Buckingham Palace has issued a statement confirming that King Charles III has been admitted to a London hospital for medical treatment related to an enlarged prostate. The monarch, diagnosed with the condition earlier this month, arrived in London from his Norfolk country estate on January 25 for a planned medical procedure.
In the official announcement on Friday, the palace stated, “The King was this morning admitted to a London hospital for scheduled treatment. His Majesty would like to thank all those who have sent their good wishes over the past week and is delighted to learn that his diagnosis is having a positive impact on public health awareness.”
King Charles III, photographed at the Sandringham Estate on January 7, 2024, is undergoing treatment for an enlarged prostate. The hospital where he is receiving care, The London Clinic in Central London, is also where his daughter-in-law, the Princess of Wales, is currently recuperating from a “planned abdominal surgery” conducted on January 16.
Accompanied by Queen Camilla, King Charles spent time with Kate before his own treatment. Kate is expected to be discharged in the coming days, followed by a lengthy recovery period at her home in Windsor.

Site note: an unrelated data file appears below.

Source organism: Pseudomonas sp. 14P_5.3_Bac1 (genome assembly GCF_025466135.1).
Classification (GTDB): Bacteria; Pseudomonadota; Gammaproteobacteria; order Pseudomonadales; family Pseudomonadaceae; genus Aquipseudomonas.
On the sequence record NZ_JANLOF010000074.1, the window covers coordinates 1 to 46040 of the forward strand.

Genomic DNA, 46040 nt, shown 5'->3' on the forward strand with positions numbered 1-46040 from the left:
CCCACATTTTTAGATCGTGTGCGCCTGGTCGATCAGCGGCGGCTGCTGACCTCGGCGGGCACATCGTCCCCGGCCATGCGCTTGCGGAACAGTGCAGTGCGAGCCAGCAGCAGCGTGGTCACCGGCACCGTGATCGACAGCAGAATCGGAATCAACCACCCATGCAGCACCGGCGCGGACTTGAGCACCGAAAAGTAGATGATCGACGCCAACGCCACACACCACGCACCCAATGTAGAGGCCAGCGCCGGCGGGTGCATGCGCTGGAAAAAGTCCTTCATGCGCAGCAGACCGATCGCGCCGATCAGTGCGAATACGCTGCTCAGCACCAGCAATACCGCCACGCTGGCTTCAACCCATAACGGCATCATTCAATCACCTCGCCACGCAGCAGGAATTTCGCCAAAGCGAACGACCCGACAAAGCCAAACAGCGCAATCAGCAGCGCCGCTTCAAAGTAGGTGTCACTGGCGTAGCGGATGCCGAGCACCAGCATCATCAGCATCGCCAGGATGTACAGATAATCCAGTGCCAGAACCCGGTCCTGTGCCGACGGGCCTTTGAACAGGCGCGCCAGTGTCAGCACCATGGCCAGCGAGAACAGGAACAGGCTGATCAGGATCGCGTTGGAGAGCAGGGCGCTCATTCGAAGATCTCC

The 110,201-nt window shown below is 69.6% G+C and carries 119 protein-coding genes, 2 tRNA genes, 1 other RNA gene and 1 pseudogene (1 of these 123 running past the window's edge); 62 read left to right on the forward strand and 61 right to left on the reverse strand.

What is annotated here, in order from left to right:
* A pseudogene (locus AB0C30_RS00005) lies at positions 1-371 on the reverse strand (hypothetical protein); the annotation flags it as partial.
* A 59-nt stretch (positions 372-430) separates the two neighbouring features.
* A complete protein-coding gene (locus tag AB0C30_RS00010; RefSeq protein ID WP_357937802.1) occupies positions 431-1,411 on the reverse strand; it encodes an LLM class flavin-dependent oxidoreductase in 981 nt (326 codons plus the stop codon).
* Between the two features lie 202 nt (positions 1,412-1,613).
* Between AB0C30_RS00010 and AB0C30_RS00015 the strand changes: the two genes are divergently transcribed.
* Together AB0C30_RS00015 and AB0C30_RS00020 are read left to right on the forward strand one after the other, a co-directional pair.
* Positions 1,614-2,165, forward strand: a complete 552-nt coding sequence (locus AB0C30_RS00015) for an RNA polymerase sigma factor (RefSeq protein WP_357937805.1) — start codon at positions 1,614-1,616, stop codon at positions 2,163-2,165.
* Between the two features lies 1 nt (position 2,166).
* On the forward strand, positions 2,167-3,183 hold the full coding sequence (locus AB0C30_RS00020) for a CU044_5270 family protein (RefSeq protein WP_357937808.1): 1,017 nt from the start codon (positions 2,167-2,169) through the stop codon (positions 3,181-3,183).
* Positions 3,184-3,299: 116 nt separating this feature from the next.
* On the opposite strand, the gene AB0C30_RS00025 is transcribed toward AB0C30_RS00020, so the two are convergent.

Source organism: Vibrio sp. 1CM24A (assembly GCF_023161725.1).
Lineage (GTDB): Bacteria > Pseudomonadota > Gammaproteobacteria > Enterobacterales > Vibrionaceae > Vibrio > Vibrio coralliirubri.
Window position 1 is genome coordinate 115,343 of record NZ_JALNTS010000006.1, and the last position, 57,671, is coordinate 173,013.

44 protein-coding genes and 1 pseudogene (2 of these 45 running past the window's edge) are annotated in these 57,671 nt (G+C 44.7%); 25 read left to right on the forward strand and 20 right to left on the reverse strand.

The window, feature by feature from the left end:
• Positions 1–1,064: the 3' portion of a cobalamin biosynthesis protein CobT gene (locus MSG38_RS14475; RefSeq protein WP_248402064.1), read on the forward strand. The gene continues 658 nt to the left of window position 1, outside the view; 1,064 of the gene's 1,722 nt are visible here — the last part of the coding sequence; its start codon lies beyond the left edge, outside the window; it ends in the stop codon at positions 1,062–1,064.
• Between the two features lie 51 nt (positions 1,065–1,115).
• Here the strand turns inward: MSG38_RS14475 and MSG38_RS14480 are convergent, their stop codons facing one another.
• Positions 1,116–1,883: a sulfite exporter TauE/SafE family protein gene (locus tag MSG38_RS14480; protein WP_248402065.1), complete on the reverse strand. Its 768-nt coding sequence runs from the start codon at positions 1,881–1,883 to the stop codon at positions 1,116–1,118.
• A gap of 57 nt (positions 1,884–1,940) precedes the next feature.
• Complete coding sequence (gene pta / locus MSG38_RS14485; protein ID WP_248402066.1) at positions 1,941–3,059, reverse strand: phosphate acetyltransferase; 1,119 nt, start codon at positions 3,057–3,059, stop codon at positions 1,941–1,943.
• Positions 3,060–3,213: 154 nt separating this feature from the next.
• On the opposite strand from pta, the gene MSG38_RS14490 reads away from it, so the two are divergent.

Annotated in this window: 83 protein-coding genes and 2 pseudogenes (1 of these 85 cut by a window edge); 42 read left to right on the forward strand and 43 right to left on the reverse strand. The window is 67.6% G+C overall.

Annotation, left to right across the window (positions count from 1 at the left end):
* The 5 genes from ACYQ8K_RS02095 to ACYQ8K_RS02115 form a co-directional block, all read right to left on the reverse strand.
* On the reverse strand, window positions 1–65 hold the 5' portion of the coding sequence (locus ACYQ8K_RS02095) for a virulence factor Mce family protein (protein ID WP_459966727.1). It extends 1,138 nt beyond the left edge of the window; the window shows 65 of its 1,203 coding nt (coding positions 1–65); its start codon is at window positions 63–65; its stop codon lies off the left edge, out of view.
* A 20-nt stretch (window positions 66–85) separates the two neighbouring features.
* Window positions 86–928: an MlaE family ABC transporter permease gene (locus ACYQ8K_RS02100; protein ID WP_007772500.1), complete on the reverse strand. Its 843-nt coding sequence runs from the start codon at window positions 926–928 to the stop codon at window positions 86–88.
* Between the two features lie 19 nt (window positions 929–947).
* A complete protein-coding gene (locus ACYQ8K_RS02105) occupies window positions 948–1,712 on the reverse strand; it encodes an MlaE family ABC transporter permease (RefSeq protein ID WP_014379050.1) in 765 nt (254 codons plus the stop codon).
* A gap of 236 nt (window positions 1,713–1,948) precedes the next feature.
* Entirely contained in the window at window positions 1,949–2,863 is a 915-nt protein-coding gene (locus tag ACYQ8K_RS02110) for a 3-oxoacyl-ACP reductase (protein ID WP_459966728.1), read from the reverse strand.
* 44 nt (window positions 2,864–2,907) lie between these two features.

Both the medical procedures of King Charles and Kate were disclosed on January 17, and the situation took an unexpected turn when the Duchess of York, Sarah Ferguson, announced her diagnosis of skin cancer a few days later.
The disclosure of King Charles’s medical condition is a rare occurrence, as the public sharing of a monarch’s health diagnosis is uncommon. The statement from Buckingham Palace clarified that the King’s enlarged prostate is a benign condition, and he will undergo a corrective procedure next week. Public engagements for King Charles will be postponed for a brief period to allow for recuperation.
Commentators speculate that the king may have approved the public release of his diagnosis in the hope of raising awareness for the condition, which is most prevalent in men over the age of 50. Following the announcement, Britain’s National Health Service (NHS) reported a significant increase in traffic to its webpage offering advice on prostate enlargement, with more than 11 times the average number of visitors.